Cathedral de Granada. There's this 102m tall bell tower which we had to ascend for a paranomic view of the surroundings of the Cathedral. It was about 34 levels and climbing it wasn't as easy as I thought after so many days on foot...
The body of Christopher Columbus. Apparently, his voyage to the discovery of America was funded by the Queen of Spain...
top: Zara, shorts: Topshop, shoes: Sperry, bag: Mulberry
Granada, capital of Spain’s last Moorish kingdom, lies at the foot of the Sierra Nevada Mountains in the autonomous region of Andalusia and served as the Moorish capital of Spain until liberation in 1492. Alhambra, a palace, is one of the greatest accomplishments of Islamic art and architecture. It's basically a palace for display, arcs and pillars which doesn't support anything, symmetry in structure, alabaster wall engravings....

We ended the night with their local famous Flamenco Dance in the Gypsy caves of Sacromonte (holy mountain). It's similar to tap dance but with a little element of seduction.
The night view of Alhambra from Sacromonte

Wednesday, 23 June 2010


Good bye to Madrid and off to Andalusia, Cordoba. It's sad that for our short 2 days in Madrid, we were not given any time to shop at this Capital! Also, we failed to tour Spain's famous football stadiums and watch any bull fights =( Definitely something I'll do if I return in the future. Then and again, most cities look the same and it's always more interesting visiting the smaller heritage towns.
dress: Topshop, shoes: Aldo, bag: Mulberry
Another long day of traveling on the coach but stopping by a little town called Puerto Lapice. Really nothing special about this town besides it being a rest stop for tourist heading towards Cordoba...
Another UNESCO World Heritage Site - Cordoba.
Something super interesting about this place is that it's a Cathedral that was built inside a Mosque, which was built over a Roman Temple once upon a time... Jewish, Arabs, and Christians managed to cohabit peacefully and help construct this magnificent structure (Mosque/Cathedral/Temple).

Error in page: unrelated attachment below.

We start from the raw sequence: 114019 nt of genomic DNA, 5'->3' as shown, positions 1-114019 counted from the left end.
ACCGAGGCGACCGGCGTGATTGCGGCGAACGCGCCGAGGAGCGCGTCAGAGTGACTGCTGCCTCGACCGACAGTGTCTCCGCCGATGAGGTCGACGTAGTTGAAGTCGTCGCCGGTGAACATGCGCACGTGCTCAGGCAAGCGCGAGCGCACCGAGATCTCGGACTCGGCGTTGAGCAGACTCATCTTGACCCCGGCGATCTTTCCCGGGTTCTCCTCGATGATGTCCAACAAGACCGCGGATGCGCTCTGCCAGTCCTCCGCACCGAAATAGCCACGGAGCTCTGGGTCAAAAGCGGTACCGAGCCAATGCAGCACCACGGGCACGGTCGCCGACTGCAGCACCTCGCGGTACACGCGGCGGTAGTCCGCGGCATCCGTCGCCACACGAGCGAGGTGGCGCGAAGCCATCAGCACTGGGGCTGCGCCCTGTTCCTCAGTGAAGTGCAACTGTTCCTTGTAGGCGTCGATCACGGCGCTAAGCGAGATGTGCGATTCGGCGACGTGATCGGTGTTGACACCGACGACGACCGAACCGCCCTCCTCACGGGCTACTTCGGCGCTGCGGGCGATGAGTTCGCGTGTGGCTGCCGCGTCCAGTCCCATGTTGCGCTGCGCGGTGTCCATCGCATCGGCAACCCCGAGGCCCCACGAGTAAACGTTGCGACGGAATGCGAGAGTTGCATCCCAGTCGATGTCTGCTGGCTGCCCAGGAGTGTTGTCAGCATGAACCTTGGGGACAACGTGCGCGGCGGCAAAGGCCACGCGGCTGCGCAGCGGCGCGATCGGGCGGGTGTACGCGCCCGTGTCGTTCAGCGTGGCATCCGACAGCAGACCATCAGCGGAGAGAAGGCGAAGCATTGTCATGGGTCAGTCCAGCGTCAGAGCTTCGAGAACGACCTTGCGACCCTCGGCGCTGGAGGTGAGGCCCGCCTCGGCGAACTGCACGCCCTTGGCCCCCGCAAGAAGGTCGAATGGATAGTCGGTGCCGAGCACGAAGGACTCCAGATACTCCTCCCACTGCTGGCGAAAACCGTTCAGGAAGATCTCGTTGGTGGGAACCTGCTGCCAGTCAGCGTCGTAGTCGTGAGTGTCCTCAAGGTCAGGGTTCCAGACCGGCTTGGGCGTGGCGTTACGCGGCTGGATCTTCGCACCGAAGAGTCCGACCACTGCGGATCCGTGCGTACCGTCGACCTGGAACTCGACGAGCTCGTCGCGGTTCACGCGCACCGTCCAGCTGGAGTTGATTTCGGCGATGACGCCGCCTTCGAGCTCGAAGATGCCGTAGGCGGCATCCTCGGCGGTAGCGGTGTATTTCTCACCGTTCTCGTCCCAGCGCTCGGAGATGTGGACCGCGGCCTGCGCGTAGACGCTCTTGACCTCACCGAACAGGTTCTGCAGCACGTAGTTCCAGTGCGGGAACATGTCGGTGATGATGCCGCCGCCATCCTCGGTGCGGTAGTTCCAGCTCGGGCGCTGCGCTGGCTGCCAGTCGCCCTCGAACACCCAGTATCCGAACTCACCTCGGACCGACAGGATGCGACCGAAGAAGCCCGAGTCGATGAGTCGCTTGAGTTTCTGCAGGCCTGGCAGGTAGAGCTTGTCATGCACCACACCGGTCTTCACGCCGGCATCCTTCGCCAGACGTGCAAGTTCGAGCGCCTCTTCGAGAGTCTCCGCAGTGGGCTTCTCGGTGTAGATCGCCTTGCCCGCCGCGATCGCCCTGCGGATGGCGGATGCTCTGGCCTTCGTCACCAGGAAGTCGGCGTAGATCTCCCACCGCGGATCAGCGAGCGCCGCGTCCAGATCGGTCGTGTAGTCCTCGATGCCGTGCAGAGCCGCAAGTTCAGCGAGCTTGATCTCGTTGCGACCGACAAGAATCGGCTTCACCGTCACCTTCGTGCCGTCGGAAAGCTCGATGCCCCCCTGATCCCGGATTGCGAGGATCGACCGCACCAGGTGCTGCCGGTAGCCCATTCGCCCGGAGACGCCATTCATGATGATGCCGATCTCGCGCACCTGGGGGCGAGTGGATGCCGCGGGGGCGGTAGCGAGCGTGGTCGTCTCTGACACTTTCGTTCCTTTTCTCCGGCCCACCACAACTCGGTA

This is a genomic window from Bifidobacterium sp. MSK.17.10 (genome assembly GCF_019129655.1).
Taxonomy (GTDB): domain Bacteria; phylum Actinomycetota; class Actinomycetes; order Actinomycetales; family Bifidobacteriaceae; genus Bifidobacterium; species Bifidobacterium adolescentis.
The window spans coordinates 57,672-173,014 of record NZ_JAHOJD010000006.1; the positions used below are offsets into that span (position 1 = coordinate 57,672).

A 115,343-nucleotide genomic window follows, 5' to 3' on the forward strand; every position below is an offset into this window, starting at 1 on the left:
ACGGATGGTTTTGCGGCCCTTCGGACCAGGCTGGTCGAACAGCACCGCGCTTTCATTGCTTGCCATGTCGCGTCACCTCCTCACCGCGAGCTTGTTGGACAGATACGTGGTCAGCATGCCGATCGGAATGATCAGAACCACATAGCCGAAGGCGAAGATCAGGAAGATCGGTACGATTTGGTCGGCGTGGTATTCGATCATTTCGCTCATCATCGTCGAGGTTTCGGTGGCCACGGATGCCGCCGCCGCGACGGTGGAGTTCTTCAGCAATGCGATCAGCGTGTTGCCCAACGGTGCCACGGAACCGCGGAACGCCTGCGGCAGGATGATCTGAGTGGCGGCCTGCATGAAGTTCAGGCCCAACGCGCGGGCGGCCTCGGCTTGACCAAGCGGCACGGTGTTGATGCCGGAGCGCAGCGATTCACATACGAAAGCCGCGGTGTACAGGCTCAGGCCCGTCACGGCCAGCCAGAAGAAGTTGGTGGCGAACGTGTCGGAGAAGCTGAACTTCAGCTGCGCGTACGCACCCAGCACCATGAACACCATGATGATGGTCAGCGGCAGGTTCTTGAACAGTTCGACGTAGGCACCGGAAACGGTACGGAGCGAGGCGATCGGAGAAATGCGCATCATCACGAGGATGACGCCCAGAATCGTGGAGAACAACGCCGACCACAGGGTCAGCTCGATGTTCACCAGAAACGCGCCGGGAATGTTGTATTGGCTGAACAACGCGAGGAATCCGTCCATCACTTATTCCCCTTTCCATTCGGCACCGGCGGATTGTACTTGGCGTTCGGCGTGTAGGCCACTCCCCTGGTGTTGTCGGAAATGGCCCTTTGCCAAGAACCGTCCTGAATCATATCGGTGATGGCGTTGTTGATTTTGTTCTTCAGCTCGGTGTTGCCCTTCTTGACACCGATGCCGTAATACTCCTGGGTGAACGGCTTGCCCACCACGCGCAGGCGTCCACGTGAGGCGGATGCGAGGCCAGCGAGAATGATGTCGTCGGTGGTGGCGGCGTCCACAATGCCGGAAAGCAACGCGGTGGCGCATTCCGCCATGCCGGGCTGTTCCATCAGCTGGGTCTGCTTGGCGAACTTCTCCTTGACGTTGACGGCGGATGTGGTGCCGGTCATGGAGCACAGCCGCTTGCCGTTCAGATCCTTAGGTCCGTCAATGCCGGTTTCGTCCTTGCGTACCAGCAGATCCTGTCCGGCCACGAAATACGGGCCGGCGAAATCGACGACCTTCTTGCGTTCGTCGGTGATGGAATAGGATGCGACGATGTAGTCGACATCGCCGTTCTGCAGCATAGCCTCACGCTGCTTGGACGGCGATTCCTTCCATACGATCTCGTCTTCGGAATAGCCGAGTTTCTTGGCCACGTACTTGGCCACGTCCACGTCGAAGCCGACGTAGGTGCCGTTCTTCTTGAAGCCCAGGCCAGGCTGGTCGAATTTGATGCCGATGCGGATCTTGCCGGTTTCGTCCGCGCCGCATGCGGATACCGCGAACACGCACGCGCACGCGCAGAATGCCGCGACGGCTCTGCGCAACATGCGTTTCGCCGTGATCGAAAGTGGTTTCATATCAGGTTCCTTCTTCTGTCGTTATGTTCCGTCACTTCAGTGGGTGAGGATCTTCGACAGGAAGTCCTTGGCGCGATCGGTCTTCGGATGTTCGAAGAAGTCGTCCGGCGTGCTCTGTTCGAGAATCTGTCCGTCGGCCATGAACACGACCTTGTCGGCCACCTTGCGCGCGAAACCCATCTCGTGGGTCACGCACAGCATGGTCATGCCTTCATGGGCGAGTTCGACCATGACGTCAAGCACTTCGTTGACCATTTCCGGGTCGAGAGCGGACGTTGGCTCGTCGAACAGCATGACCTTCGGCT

The most distinctive feature of the Cordoba is the arcs used in the mosque and was built in a shocking 10 months, as compared to regular structures of that era which took few hundred years to complete.
The holiest place in the mosque where the Coran was read
Right in the middle of the mosque, a Cathedral was erected.
And under the floors of the mosque, ruins of a Roman Temple was found
How much more complicated can this religious house get? hahahaha. No wonder it makes the UNESCO list =)

Monday, 21 June 2010

Madrid - Toledo

Plaza Mayor, the central plaza of Madrid

Palacio Real, a palace that's still visited by the Royal Family and used to host official events. It's huge with 1600 elaborately decorated chambers, and used to house over 6000 people.
dress: Miss Selfridge, necklace: Banana Republic, shades: Ray Ban, sandals: Steve Madden, bag: Balenciaga
We didn't get to visit the famous stadiums of Real Madrid F.C. but still managed to take a snap shot of the stadium as our coach drove past...

The entire afternoon was spent at UNESCO World Heritage Site, formal capital of Spain - Toledo. Christian, Jewish and Moorish used to coexist here.
Narrow streets, pebbled pathways, stone walls, arc bridges
Catedral de Toledo

Sunday, 20 June 2010


UNESCO World Heritage Site - Segovia. The extremely famous Aqueduct of Segovia. It is essentially a bridge right on top for water to be transported from one side of the city to another via a water pipe. And instead of building a regular bridge or wall, they built this formation of arcs. Walking through these old towns brings a totally new understand to how people lived in the past.
cardigan: Primark, dress: Hollister, bag: Balenciaga
Alcazar Castle, the source of inspiration for Walt Disney's Snow White Castle in Disneyland Paris.